Regardless of any late payment penalties charged, a late payment simple interest at a rate of 2.5% plus the Bank of England base rate will be charged on any tax outstanding after the due date.
Further risks of VAT non-compliance
It’s not just financial penalties you have to worry about if you don’t comply with the basic VAT requirements – it can also cause serious risks to your business, including:
VAT inspections and extended audits
A late or incorrect return can trigger an intrusive, invasive and exhaustive HMRC VAT inspection. Trust us – this is the last thing any company wants. A VAT inspection is costly both financially and in terms of input from key staff, and worse – they often reveal further non compliance, putting you in line for even more penalties.
If it gets out that your business is under an HMRC investigation – or has been hit with penalties, it can undermine confidence of suppliers, clients and shareholders. How would they find out, you ask? HMRC inspectors often contact major clients or suppliers and ask for a record of their transactions with the company – an excruciating and damaging situation to be avoided.
Being barred from trading on platforms
As HMRC enthusiastically embraces 21st century technology, e-commerce has been absorbed into VAT rules. One such visionary step is to make online platforms like Amazon and eBay responsible for collecting VAT. If you don’t have a valid VAT number the platform could pull down your virtual shutters.
Being banned from trading
If it HMRC decides you’ve deliberately failed to pay VAT, they may completely ban you from trading for a specified period of time.
If you’re suspected of VAT fraud, the penalties are even more severe, extending to imprisonment and/or unlimited fines.
Other tax liabilities
If a VAT investigation unearths invoices or transactions they deem suspect, this could lead them to investigate other irregularities – e.g. if your VAT return is wrong, they may question whether your corporate income tax returns are accurate.
What if you make a mistake?
Unfortunately, HMRC have very little patience for mistakes. Any error will leave you potentially liable for a penalty which starts at around 30% of the tax error – even if you find the mistake notify HMRC yourself – unless you can prove that your business has exercised ‘reasonable care’, in which case they may halve, or even waive the penalty.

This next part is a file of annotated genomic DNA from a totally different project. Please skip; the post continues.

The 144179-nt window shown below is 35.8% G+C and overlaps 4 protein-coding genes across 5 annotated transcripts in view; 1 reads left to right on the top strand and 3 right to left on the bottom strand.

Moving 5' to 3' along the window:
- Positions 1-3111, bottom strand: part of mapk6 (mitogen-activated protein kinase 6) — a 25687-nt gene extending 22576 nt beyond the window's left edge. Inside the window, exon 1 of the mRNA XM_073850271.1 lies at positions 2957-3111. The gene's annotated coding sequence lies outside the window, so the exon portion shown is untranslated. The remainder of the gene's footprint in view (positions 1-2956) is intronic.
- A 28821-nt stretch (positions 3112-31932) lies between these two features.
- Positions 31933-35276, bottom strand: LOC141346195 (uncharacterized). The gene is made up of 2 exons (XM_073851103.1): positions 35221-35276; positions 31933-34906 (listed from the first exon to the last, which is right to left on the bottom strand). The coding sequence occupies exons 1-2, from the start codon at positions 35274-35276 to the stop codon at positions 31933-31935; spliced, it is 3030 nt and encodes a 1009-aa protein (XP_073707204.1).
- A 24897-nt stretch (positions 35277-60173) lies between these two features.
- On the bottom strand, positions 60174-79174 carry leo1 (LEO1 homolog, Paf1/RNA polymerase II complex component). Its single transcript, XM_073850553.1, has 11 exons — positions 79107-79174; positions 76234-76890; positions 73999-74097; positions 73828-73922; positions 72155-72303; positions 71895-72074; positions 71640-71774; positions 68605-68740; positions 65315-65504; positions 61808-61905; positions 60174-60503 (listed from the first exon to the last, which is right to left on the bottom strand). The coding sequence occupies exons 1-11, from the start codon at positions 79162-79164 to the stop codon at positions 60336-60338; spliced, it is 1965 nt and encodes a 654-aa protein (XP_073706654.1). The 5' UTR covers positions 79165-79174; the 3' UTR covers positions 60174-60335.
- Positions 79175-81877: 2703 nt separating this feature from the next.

But don’t be fooled into thinking this ‘reasonable care’ is a route to an easy let-off. So it’s crucial to have robust, in-depth evidence ready that you’ve taken reasonable care if you plan to challenge a penalty assessment with HMRC.
Want to reduce your risk? Try our VAT Risk Evaluation Tool
Full disclosure – there are other VAT Compliance Tools on the market, but most don’t do much more than just ask you a series of questions about what you do – which is not exactly going to make you bulletproof if you ever have to prove ‘reasonable care’.
Our tool, on the other hand, focuses on your approach to managing VAT risk. It’s a meticulous, in-depth investigation into all areas of your VAT compliance management. It goes into the kind of areas where adopting the right approach is critical to meeting your VAT reporting obligations – areas like how robust are your procedures to ensure that the employee who completes the return is supported by the business and what documented procedures you have in place for VAT return collation.
At the end of the process, it leaves you with a bespoke report, specific to your activities, furnished with detailed insights into all areas of your VAT return. The report will provide a rating of how well your processes are managing VAT risk, highlighting good practices where identified and suggesting where improvements can be made. Crucially, it also arms you with documentary evidence of your ‘reasonable care’.
So why expose your company to VAT risk for a moment longer than you have to? Complete the contact form below to speak with our specialist VAT advisors about the VAT Risk Evaluation Tool.